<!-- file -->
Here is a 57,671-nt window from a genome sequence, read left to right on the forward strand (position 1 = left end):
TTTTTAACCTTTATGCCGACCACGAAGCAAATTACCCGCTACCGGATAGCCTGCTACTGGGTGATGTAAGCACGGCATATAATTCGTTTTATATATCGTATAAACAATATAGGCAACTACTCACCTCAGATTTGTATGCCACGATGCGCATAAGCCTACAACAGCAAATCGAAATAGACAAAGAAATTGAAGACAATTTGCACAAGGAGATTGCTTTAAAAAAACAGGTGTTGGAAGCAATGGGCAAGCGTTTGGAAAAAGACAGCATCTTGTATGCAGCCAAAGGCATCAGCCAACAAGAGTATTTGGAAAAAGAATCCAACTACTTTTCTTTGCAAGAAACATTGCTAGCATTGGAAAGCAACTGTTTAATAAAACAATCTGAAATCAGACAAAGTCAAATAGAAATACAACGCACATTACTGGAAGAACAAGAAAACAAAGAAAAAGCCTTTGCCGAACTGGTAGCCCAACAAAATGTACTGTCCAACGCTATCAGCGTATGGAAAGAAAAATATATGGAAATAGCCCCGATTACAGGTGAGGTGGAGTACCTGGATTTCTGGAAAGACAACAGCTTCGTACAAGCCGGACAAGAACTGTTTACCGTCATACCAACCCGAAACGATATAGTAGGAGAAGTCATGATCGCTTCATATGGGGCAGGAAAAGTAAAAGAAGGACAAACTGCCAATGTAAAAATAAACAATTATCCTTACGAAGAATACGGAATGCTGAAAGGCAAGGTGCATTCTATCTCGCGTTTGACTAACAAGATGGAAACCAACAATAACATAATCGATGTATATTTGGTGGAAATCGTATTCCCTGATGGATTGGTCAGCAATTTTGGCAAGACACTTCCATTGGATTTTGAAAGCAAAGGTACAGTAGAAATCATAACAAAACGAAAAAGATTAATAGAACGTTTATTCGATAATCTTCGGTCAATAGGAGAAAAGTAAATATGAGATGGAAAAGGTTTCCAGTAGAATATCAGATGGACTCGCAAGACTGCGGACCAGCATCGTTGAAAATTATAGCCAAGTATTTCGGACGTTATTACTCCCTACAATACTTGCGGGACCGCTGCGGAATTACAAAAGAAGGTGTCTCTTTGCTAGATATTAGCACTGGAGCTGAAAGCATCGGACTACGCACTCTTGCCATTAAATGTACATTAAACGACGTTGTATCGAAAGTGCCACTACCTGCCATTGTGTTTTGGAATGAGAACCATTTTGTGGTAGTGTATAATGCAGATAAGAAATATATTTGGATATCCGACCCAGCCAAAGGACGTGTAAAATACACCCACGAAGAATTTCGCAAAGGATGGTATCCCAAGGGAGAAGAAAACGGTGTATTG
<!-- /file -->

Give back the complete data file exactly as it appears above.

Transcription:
Here is a 57,671-nt window from a genome sequence, read left to right on the forward strand (position 1 = left end):
TTTTTAACCTTTATGCCGACCACGAAGCAAATTACCCGCTACCGGATAGCCTGCTACTGGGTGATGTAAGCACGGCATATAATTCGTTTTATATATCGTATAAACAATATAGGCAACTACTCACCTCAGATTTGTATGCCACGATGCGCATAAGCCTACAACAGCAAATCGAAATAGACAAAGAAATTGAAGACAATTTGCACAAGGAGATTGCTTTAAAAAAACAGGTGTTGGAAGCAATGGGCAAGCGTTTGGAAAAAGACAGCATCTTGTATGCAGCCAAAGGCATCAGCCAACAAGAGTATTTGGAAAAAGAATCCAACTACTTTTCTTTGCAAGAAACATTGCTAGCATTGGAAAGCAACTGTTTAATAAAACAATCTGAAATCAGACAAAGTCAAATAGAAATACAACGCACATTACTGGAAGAACAAGAAAACAAAGAAAAAGCCTTTGCCGAACTGGTAGCCCAACAAAATGTACTGTCCAACGCTATCAGCGTATGGAAAGAAAAATATATGGAAATAGCCCCGATTACAGGTGAGGTGGAGTACCTGGATTTCTGGAAAGACAACAGCTTCGTACAAGCCGGACAAGAACTGTTTACCGTCATACCAACCCGAAACGATATAGTAGGAGAAGTCATGATCGCTTCATATGGGGCAGGAAAAGTAAAAGAAGGACAAACTGCCAATGTAAAAATAAACAATTATCCTTACGAAGAATACGGAATGCTGAAAGGCAAGGTGCATTCTATCTCGCGTTTGACTAACAAGATGGAAACCAACAATAACATAATCGATGTATATTTGGTGGAAATCGTATTCCCTGATGGATTGGTCAGCAATTTTGGCAAGACACTTCCATTGGATTTTGAAAGCAAAGGTACAGTAGAAATCATAACAAAACGAAAAAGATTAATAGAACGTTTATTCGATAATCTTCGGTCAATAGGAGAAAAGTAAATATGAGATGGAAAAGGTTTCCAGTAGAATATCAGATGGACTCGCAAGACTGCGGACCAGCATCGTTGAAAATTATAGCCAAGTATTTCGGACGTTATTACTCCCTACAATACTTGCGGGACCGCTGCGGAATTACAAAAGAAGGTGTCTCTTTGCTAGATATTAGCACTGGAGCTGAAAGCATCGGACTACGCACTCTTGCCATTAAATGTACATTAAACGACGTTGTATCGAAAGTGCCACTACCTGCCATTGTGTTTTGGAATGAGAACCATTTTGTGGTAGTGTATAATGCAGATAAGAAATATATTTGGATATCCGACCCAGCCAAAGGACGTGTAAAATACACCCACGAAGAATTTCGCAAAGGATGGTATCCCAAGGGAGAAGAAAACGGTGTATTG